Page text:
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Cerebrum #MovieReview

Synopsis: To make ends meet, Tom signs on as a guinea pig at a home-based lab, but when he commits a crime he cannot remember, he must risk his own sanity to reveal the truth.

Cerebrum Movie Poster - showing a microchip outline over the back of a person's head.

Tagline: Have you backed up your brain?

Title: Cerebrum | Director: Arvi Ragu | Writers: Arvi Ragu, Gary D. Houk | Starring: James Russo, Christian James, Alexxis Lemire, Anirudh Pisharody, John Ruby | Release Year: 2021 | Runtime: 120 minutes | Genre: Sci-Fi, Thriller | Language: English | Source: Screener | Unstarred Review

Cerebrum Review

I had high hopes for this one. I’m a big fan of mind-altering science fiction, of anything to do with false memories, or brain hacks, or body swaps. And Cerebrum looks beautiful: crisp and clear California desert photography, a heat shimmer in the background of every outdoor shot. Unfortunately, the ideas end up feeling a little too small, and the film doesn’t really go anywhere new or exciting.

Here’s the set-up: Tom (Christian James) has reluctantly agreed to return home to his estranged father’s desert shack, where he is to be paid to take part in some medical experiments. His father, Kirk (James Russo), is attempting to make a cure for Alzheimer’s – and really, any other memory problems you care to name – by allowing you to upload your memories to a small disk and re-download them at a later date. His technology works, but only for a few minutes at a time, and that’s why he needs Tom: to act as a human guinea pig, to allow him to get the hold time up.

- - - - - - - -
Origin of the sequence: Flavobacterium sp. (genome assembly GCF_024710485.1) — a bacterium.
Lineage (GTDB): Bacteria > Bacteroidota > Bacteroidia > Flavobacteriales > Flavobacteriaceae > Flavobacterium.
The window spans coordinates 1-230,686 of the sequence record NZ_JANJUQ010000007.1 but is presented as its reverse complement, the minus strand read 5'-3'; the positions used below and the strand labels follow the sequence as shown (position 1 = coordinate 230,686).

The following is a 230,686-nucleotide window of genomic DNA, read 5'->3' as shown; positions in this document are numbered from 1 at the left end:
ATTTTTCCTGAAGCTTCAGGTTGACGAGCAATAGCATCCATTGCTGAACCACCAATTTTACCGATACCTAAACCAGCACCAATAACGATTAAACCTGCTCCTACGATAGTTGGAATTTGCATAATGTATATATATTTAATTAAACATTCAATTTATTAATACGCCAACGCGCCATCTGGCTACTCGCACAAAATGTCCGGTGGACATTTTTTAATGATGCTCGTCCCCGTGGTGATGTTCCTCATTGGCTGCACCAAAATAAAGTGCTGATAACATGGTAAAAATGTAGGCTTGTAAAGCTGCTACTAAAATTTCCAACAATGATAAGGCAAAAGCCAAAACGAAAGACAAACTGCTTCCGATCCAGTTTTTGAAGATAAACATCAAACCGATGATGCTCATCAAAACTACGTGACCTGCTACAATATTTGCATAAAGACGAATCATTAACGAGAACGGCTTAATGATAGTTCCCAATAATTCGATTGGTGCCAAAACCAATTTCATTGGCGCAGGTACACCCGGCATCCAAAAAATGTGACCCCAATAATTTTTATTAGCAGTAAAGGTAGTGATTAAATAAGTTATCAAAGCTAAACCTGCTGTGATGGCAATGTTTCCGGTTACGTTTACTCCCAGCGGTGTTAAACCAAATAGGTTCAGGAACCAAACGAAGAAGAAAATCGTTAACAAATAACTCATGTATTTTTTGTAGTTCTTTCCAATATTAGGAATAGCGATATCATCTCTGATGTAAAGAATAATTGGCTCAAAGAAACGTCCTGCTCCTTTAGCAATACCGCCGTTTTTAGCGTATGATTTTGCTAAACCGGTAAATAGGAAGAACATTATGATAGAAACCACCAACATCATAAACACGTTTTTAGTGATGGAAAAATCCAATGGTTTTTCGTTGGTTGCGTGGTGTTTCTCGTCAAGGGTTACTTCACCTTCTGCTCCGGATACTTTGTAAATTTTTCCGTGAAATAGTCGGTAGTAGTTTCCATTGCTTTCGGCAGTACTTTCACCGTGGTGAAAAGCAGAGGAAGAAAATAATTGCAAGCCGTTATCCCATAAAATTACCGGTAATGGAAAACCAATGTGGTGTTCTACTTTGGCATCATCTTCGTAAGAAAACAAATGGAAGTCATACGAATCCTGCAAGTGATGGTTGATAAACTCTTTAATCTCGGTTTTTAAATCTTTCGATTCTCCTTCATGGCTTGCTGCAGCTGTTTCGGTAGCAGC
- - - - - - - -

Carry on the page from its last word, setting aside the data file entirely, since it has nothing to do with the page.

The uses and abuses of such technology are obvious and ripe, both in the real world and in the fun thought experiment of a low-budget science fiction movie. While Kirk’s invention is supposed to allow you to back-up and restore your own memories, there’s nothing to stop you downloading someone else’s – or downloading your own into someone else’s body. Kirk’s already had to chase out one lab assistant for trying to sell the technology to a shady millionaire who wanted to use it to live forever. Hence, he only trusts family now.

More than that, he wants to reunite with Tom, and if money’s the only way to bring him home, so be it. Like all good crackpot movie inventors, Kirk was a distant father, sending Tom away at a young age so he could work on his project in solitude. Too late, he realizes he’s cause a rift between them. This could be his last chance to reconnect with his son. Et cetera, et cetera.

These are some of the better moments in Cerebrum: the difficult, antagonistic conversations between father and son, Kirk’s attempts to talk to Tom thwarted by his lack of knowledge of the man he is now, by Tom’s angry refusal even to engage with his father. Russo’s great. He’s got a Michael Rooker energy to him, a prickly tough guy with a big wellspring of heart just beneath the surface. James, unfortunately, is less so, a stiffness to his acting undermining a lot of the emotional side of the film.

As for the rest, it just doesn’t coalesce. The nice central idea – small personality disks that you can slot into a device worn on the wrist, portable and ripe for abuse – isn’t taken to any great new extreme, and the film fails to go anywhere beyond the expected. It’s also distinctly uninterested in the wider implications of the tech beyond their immediate effect on its characters. It certainly doesn’t have enough twists to justify its two-hour runtime, and ends up feeling very slow as a result. There might have been enough here for a good ninety-minute movie, but it feels like it needed a more rigorous time in the editing suite.

That’s a shame. I liked a lot about Cerebrum. It looks great. And the final confrontation is pretty good, a nice idea decently well staged. But it should have been the halfway point, the moment before everything goes really crazy, rather than the denouement to a two-hour movie. I was looking forward to something twisty and mind-bendy, and this never got there. As the credits rolled, I was left disappointed, and my final thought was, “Was that it?”

Published inMovie ReviewsUnstarred Reviews

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